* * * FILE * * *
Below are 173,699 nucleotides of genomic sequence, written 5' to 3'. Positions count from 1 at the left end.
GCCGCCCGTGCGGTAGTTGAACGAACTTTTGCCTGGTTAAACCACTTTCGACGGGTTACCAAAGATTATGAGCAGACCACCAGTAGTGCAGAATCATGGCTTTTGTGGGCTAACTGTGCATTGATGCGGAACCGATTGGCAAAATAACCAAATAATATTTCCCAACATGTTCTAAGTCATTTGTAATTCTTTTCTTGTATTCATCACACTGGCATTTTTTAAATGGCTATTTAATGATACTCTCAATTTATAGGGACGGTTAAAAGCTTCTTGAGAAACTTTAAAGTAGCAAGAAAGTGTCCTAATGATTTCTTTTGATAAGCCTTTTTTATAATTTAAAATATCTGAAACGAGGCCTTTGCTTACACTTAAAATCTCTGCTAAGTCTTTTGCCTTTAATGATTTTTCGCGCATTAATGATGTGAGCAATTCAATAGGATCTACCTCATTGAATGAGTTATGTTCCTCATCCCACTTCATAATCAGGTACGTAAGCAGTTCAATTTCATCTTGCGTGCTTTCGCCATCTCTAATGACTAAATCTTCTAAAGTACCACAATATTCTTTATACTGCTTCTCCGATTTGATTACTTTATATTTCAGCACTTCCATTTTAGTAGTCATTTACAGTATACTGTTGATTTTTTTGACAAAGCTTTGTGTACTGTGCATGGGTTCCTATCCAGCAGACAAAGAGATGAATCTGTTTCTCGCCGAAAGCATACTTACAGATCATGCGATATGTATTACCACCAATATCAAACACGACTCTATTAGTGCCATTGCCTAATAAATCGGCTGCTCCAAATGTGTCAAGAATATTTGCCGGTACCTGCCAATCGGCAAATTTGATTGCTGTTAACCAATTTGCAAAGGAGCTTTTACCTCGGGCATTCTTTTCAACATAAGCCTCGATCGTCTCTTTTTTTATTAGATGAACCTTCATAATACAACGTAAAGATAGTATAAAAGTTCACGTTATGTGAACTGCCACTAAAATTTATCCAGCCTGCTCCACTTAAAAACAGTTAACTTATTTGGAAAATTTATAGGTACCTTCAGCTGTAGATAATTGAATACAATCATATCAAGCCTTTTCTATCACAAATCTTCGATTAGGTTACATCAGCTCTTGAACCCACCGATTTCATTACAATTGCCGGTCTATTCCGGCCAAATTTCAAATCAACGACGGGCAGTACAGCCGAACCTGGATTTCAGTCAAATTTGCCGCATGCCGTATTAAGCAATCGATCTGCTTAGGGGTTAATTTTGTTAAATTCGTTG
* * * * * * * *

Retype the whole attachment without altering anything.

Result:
Below are 173,699 nucleotides of genomic sequence, written 5' to 3'. Positions count from 1 at the left end.
GCCGCCCGTGCGGTAGTTGAACGAACTTTTGCCTGGTTAAACCACTTTCGACGGGTTACCAAAGATTATGAGCAGACCACCAGTAGTGCAGAATCATGGCTTTTGTGGGCTAACTGTGCATTGATGCGGAACCGATTGGCAAAATAACCAAATAATATTTCCCAACATGTTCTAAGTCATTTGTAATTCTTTTCTTGTATTCATCACACTGGCATTTTTTAAATGGCTATTTAATGATACTCTCAATTTATAGGGACGGTTAAAAGCTTCTTGAGAAACTTTAAAGTAGCAAGAAAGTGTCCTAATGATTTCTTTTGATAAGCCTTTTTTATAATTTAAAATATCTGAAACGAGGCCTTTGCTTACACTTAAAATCTCTGCTAAGTCTTTTGCCTTTAATGATTTTTCGCGCATTAATGATGTGAGCAATTCAATAGGATCTACCTCATTGAATGAGTTATGTTCCTCATCCCACTTCATAATCAGGTACGTAAGCAGTTCAATTTCATCTTGCGTGCTTTCGCCATCTCTAATGACTAAATCTTCTAAAGTACCACAATATTCTTTATACTGCTTCTCCGATTTGATTACTTTATATTTCAGCACTTCCATTTTAGTAGTCATTTACAGTATACTGTTGATTTTTTTGACAAAGCTTTGTGTACTGTGCATGGGTTCCTATCCAGCAGACAAAGAGATGAATCTGTTTCTCGCCGAAAGCATACTTACAGATCATGCGATATGTATTACCACCAATATCAAACACGACTCTATTAGTGCCATTGCCTAATAAATCGGCTGCTCCAAATGTGTCAAGAATATTTGCCGGTACCTGCCAATCGGCAAATTTGATTGCTGTTAACCAATTTGCAAAGGAGCTTTTACCTCGGGCATTCTTTTCAACATAAGCCTCGATCGTCTCTTTTTTTATTAGATGAACCTTCATAATACAACGTAAAGATAGTATAAAAGTTCACGTTATGTGAACTGCCACTAAAATTTATCCAGCCTGCTCCACTTAAAAACAGTTAACTTATTTGGAAAATTTATAGGTACCTTCAGCTGTAGATAATTGAATACAATCATATCAAGCCTTTTCTATCACAAATCTTCGATTAGGTTACATCAGCTCTTGAACCCACCGATTTCATTACAATTGCCGGTCTATTCCGGCCAAATTTCAAATCAACGACGGGCAGTACAGCCGAACCTGGATTTCAGTCAAATTTGCCGCATGCCGTATTAAGCAATCGATCTGCTTAGGGGTTAATTTTGTTAAATTCGTTG